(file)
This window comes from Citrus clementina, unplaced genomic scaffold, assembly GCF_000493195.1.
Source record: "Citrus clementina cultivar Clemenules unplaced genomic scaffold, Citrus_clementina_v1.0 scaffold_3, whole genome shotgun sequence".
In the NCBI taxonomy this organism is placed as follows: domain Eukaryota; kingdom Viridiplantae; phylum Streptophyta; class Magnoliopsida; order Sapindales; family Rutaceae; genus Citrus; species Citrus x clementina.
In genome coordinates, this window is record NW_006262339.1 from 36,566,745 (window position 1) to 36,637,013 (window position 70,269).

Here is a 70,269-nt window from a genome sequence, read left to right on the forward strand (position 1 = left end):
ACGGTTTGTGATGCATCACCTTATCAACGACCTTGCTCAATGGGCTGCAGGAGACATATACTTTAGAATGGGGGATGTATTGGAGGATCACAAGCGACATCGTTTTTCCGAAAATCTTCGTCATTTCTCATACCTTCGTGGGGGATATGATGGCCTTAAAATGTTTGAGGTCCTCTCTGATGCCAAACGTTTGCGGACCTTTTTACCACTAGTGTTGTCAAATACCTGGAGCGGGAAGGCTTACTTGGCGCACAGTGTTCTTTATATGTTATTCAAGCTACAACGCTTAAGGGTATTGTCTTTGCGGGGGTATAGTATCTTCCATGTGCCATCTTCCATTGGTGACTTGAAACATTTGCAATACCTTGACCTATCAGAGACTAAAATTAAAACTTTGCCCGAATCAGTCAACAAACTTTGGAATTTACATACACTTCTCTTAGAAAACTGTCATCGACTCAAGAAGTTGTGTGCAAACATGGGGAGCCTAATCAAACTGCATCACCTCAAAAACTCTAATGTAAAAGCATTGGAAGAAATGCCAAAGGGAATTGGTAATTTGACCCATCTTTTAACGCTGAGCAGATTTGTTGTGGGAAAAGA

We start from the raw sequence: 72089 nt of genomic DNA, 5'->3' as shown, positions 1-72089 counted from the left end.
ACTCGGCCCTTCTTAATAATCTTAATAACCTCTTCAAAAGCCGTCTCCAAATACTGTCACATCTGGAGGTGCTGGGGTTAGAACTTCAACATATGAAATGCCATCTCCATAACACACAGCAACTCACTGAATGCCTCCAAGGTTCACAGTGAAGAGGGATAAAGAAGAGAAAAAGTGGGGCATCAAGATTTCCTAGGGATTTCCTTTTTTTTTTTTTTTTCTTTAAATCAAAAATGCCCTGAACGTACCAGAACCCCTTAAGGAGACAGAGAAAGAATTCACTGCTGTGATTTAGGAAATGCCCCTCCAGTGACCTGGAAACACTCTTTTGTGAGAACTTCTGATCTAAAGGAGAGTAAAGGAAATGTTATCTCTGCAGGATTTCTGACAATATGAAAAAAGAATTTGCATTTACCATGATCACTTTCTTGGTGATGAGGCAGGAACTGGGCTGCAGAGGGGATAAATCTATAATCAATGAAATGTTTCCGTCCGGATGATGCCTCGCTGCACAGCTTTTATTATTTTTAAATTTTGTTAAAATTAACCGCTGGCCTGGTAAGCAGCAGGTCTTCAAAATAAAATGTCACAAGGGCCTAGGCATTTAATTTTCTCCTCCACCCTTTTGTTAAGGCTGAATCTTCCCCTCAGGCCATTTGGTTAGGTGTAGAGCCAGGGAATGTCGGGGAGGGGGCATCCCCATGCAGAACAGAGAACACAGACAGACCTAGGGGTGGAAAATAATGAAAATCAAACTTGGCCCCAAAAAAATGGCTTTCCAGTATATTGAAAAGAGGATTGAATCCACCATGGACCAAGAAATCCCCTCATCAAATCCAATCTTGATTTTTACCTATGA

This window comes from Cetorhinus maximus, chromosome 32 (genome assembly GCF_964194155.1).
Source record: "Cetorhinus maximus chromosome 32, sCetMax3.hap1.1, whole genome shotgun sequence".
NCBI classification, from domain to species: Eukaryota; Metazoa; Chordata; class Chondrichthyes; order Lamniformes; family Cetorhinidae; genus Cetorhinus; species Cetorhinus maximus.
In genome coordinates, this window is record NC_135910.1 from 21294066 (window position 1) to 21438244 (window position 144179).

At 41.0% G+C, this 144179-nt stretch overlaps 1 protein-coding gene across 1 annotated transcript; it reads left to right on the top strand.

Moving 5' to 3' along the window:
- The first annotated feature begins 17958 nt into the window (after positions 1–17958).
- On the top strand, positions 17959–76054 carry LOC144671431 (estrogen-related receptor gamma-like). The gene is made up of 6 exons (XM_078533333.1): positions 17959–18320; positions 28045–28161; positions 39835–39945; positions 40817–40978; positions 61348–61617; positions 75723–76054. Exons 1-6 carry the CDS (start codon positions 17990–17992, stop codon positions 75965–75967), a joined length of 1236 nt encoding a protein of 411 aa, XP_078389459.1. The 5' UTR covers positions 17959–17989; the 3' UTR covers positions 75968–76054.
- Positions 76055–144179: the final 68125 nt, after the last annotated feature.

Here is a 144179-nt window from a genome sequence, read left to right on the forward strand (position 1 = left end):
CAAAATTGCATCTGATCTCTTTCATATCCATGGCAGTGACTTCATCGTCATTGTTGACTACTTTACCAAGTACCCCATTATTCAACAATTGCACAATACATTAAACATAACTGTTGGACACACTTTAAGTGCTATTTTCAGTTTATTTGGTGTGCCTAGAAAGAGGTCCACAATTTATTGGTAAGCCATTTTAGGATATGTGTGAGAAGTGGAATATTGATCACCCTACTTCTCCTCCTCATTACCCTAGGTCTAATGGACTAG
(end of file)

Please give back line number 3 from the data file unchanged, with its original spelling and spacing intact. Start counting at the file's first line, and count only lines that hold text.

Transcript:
In the NCBI taxonomy this organism is placed as follows: domain Eukaryota; kingdom Viridiplantae; phylum Streptophyta; class Magnoliopsida; order Sapindales; family Rutaceae; genus Citrus; species Citrus x clementina.